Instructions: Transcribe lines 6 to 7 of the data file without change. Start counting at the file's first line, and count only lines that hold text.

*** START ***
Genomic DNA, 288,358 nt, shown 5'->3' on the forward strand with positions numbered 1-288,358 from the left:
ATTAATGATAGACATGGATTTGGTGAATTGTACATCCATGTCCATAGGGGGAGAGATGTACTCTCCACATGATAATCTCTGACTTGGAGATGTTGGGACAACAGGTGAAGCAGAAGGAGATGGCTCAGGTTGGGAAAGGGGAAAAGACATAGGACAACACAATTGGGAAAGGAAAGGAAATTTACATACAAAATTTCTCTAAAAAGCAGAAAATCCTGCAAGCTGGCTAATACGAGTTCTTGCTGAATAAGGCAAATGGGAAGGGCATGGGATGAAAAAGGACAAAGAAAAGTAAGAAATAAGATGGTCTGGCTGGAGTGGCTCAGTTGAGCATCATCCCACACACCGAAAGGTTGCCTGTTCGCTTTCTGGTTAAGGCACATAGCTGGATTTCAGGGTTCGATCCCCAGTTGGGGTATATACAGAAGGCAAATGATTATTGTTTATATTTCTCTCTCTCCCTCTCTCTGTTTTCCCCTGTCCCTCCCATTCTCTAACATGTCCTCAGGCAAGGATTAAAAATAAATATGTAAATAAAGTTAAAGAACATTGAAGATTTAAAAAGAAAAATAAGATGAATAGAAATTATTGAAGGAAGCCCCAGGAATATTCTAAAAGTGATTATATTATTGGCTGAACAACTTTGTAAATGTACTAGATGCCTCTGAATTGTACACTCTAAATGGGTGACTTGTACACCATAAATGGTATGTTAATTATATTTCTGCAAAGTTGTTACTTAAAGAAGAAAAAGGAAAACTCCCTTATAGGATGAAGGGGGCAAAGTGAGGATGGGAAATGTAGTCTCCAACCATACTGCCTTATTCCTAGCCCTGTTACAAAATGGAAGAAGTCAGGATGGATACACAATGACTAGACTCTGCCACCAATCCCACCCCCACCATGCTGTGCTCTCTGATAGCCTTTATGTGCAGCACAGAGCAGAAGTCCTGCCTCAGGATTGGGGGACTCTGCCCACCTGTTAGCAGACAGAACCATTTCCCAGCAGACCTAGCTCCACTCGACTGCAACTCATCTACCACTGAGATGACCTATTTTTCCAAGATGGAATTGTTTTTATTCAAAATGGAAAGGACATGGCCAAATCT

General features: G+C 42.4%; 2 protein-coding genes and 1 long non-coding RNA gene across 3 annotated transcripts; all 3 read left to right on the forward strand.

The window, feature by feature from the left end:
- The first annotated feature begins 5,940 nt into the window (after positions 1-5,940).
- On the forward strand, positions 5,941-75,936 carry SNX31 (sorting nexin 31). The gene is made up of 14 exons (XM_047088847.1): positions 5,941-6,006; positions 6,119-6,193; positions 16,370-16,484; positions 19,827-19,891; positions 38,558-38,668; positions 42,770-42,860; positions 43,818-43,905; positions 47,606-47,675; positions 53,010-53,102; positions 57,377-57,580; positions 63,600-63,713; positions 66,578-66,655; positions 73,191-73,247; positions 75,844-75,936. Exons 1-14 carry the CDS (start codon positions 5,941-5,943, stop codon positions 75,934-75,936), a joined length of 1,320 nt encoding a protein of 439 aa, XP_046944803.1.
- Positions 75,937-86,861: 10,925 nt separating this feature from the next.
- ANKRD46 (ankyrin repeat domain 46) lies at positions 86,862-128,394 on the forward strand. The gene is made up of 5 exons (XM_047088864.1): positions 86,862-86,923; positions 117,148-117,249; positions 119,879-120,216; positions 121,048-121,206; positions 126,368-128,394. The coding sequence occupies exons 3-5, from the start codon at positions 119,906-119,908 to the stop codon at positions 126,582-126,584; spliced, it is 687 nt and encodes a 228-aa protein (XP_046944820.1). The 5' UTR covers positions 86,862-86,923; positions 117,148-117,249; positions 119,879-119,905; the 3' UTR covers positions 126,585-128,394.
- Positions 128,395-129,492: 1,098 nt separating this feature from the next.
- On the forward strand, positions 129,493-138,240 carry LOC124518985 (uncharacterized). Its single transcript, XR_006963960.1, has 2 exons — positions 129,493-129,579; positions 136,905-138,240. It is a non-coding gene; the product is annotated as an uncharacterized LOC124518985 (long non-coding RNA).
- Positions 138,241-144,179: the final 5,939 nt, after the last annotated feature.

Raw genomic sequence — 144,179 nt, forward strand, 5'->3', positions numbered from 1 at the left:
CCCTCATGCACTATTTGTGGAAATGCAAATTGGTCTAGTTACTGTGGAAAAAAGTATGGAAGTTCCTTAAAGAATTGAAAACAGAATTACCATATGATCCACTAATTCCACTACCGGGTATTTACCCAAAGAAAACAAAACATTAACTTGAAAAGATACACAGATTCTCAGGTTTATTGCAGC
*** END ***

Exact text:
- On the forward strand, positions 5,941-75,936 carry SNX31 (sorting nexin 31). The gene is made up of 14 exons (XM_047088847.1): positions 5,941-6,006; positions 6,119-6,193; positions 16,370-16,484; positions 19,827-19,891; positions 38,558-38,668; positions 42,770-42,860; positions 43,818-43,905; positions 47,606-47,675; positions 53,010-53,102; positions 57,377-57,580; positions 63,600-63,713; positions 66,578-66,655; positions 73,191-73,247; positions 75,844-75,936. Exons 1-14 carry the CDS (start codon positions 5,941-5,943, stop codon positions 75,934-75,936), a joined length of 1,320 nt encoding a protein of 439 aa, XP_046944803.1.
- Positions 75,937-86,861: 10,925 nt separating this feature from the next.